Schubert: The Hyperion Schubert Edition, Vol. 12 – Adrian Thompson
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When Schubert makes a recitative out of Matthisson's Trost. An Elisa, few would bemoan the fact that stilted classical metre has been swept aside in favour of 'staging' the poem effectively. But when the lively, breathless, culminative impact of Goethe's anapaestic rhythm for Sehnsucht is vitiated by Schubert's stop-go alternation between recitative, aria and piano interlude, there is valid cause for complaint. This is a text which Beethoven surely got right in his setting of 1810, and Schubert seems to have gone to great lengths to try something different. It may be that Schubert simply found the internal rhythm of the poem too relentless for comfortable musical expression, and was doing his best to take some of the wind out of its sails; it has a type of passionate bluster which is more of a Beethovenian than a Schubertian phenomenon. It also cannot be denied that some of Schubert's pictures and episodes within the song are charmingly done: the swift flight of the ravens in verse 2, and the corresponding music for the flowing brook in the second half of Verse 4 give some intimation of how the song may have been set as an enchanting moto perpetuo. The interlude for the singing bird (Verse 3) is in some ways admirable (the poem after all mentions lingering and listening, and we are made to do both), but its music-box effect adds an arch touch of eighteenth-century bergerette to what is in fact a tempestuously romantic poem. The interlude for the setting sun (an image more charmingly and economically handled in Adelaide) kills stone dead any culminative rhythmic impetus the piece may have had, yet the poet's shining star is made to reverberate in empty space with the simplest and most telling of musical means. Also excellent is the depiction of astonishment in the last verse—it is a fragment of a slow waltz, and the gradual return to the rumbustious tempo which closes the piece with the poet throwing himself at his beloved's feet in a precipitous downward scale. But there is just too much lavish musical detail throughout the song to enable Goethe's poem to achieve the inevitable onrushing sweep which its metre demands.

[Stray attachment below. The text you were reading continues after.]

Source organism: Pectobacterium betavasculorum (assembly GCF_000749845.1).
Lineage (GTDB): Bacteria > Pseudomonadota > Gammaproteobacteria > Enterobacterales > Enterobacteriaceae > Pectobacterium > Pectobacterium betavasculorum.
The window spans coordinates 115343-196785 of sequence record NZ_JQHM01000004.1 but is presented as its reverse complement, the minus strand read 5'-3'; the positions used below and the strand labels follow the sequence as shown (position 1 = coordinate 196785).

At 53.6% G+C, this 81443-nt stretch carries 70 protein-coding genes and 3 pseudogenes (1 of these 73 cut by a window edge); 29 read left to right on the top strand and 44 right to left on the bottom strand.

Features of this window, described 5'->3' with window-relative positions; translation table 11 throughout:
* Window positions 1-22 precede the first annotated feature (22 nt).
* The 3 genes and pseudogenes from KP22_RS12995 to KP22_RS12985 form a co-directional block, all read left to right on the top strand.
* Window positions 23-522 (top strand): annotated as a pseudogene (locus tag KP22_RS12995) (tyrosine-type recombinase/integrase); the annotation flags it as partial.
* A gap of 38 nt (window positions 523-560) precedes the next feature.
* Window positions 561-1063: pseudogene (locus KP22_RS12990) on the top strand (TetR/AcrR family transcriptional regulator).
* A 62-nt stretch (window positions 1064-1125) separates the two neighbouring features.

from notes by Graham Johnson © 1991